“I told my wife when I first met her, when we were first dating, that I was devoted for life to Nicaragua,” Maradiaga says. “I asked her if she would accept the fact that Nicaragua is going to always be something in our lives. And I’m just amazed by Berta’s strength and courage. My wife simply refused to give up, and I’m thankful for that.
“But as a political activist, it has forced me to find a new perspective, to remember the cost to children, for example. I feel guilt because I know how much my daughter has suffered. You know, in all her drawings she made while I was gone, there is something about Nicaragua. So she knew that I was doing this for a good reason. But even if for a good reason, we cannot relive the years that we missed.”
Maradiaga says that new perspective will also now influence his approach to helping end Nicaragua’s dictatorship.
“If anything,” he says, “after going through this, I feel even more devoted to Nicaragua — and the need for reconciliation in Nicaragua.
“El Chipote is one of the worst places you can be, but even there I encountered good people — doctors, guards who showed some compassion. We need to show Nicaragua that we are not coming out of those prisons with hatred, with resentment. I feel that has been the big problem of Nicaragua. Those who had been beaten put into prison, sent into exile by one regime — once they become part of a revolutionary movement, they become the same thing they were fighting against.
"For example, Daniel Ortega once fought a dictator, Anastasio Somoza — under whom my father was once a political prisoner, by the way — and then himself became a dictator.
“I think we need to break those violent cycles. That’s my commitment.”
Maradiaga realizes reconciliation doesn’t seem to be on the agenda for Ortega, whose brutal security forces have been accused of killing more than 300 civilians since anti-government protests erupted in 2018.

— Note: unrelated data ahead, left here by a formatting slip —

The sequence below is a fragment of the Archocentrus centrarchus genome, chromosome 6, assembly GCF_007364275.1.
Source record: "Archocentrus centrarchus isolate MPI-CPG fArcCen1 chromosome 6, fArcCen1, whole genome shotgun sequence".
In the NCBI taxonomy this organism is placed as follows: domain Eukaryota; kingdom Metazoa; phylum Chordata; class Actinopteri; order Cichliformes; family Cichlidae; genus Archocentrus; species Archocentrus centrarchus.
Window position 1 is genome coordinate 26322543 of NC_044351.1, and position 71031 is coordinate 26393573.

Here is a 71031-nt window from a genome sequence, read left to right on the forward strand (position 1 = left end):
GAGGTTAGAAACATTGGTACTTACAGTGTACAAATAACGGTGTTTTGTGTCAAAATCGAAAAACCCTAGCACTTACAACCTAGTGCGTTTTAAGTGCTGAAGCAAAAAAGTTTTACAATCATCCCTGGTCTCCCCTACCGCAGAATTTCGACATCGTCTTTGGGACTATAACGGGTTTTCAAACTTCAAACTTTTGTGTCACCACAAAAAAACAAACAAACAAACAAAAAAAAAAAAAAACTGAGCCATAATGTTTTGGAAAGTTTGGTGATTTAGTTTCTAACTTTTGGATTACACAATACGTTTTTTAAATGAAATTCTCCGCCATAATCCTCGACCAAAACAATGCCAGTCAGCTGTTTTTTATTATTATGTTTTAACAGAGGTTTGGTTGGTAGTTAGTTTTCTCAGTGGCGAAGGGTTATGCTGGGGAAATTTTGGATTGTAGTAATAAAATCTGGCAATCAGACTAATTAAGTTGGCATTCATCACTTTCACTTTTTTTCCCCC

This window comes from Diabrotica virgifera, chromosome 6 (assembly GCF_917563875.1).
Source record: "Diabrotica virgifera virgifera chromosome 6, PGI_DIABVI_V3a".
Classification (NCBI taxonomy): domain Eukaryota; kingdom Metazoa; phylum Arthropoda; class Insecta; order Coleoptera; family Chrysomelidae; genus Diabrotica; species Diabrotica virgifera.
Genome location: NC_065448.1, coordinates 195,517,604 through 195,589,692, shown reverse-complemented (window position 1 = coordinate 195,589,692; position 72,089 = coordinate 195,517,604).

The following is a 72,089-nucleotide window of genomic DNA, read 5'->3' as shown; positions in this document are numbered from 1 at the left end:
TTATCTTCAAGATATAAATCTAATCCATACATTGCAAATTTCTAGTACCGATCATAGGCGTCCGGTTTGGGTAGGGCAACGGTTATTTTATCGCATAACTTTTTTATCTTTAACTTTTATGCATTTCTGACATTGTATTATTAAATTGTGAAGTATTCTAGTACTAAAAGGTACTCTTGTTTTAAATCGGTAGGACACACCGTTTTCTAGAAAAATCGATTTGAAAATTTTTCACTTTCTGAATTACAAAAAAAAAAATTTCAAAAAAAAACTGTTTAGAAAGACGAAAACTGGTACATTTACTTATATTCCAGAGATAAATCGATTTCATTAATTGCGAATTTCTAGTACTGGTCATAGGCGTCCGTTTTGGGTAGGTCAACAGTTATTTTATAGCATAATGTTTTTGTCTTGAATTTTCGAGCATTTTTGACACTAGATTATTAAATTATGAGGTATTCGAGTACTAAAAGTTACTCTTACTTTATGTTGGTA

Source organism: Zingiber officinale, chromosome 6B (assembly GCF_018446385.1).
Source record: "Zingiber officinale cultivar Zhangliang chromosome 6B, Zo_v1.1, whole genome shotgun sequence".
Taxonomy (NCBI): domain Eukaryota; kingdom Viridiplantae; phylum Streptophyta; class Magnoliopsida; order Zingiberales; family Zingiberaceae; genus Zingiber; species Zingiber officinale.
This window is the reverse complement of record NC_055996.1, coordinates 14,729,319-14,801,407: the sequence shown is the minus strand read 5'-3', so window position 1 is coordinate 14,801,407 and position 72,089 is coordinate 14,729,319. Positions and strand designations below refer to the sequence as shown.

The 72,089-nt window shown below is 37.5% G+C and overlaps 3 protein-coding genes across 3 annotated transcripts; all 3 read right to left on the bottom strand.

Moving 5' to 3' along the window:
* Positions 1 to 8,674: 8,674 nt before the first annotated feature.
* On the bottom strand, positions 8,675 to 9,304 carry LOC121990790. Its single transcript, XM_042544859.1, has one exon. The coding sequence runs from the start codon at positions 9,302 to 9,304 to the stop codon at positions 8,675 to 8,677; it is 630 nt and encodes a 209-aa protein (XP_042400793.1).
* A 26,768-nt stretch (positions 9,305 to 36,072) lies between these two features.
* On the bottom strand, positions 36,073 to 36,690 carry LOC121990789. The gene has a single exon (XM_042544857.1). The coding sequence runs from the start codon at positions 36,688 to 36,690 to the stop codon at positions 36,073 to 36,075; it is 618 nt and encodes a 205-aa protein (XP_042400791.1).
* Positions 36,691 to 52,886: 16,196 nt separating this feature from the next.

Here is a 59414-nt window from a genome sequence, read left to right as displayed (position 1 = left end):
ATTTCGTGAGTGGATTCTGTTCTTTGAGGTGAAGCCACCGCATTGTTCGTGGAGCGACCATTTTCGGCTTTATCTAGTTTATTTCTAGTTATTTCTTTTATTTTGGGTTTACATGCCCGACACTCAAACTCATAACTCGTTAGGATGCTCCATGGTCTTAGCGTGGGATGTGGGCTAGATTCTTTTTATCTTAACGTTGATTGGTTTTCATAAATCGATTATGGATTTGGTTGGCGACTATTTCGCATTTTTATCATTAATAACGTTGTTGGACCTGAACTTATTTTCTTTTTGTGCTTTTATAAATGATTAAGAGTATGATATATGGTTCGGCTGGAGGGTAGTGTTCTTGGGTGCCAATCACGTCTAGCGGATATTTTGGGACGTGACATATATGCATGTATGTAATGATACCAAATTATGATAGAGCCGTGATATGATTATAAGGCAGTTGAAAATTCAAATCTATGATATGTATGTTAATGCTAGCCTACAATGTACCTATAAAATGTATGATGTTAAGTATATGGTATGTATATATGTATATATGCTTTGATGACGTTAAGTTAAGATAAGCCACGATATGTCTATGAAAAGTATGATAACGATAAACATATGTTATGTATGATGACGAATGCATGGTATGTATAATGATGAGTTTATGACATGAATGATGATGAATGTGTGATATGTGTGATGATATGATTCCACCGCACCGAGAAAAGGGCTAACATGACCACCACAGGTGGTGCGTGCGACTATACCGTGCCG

Nicaragua observers suggest he released the political prisoners this month hoping to get U.S. and international visa and economic sanctions on his regime lifted. But a top Biden Administration official told WLRN the prisoner release was merely a "positive step."
Ortega is still keeping 35 political prisoners behind bars — including Roman Catholic Bishop Rolando Alvarez, who has reportedly said he will not leave his own prison cell until every Nicaraguan political prisoner is freed.
And as soon as Maradiaga and the other 221 released political prisoners left this month, Ortega had them stripped of their Nicaraguan citizenship.
“Well, absolutely, dictators release political prisoners not because they want to, but because they have to,” Maradiaga says. “Our release speaks highly of U.S. diplomacy at its best — and to the generous open door the U.S. has always provided refugees, as I benefitted from when I first left Nicaragua in the late 1980s.
"But I think that Ortega is not softening at all. He’s radicalizing. Not just Somoza but North Korea could be an allegory for what Ortega has become. He is sending a clear sign that he’s not willing to open a door to democratic transition.
“So unfortunately, more U.S. and international pressure needs to be on the table, indeed.”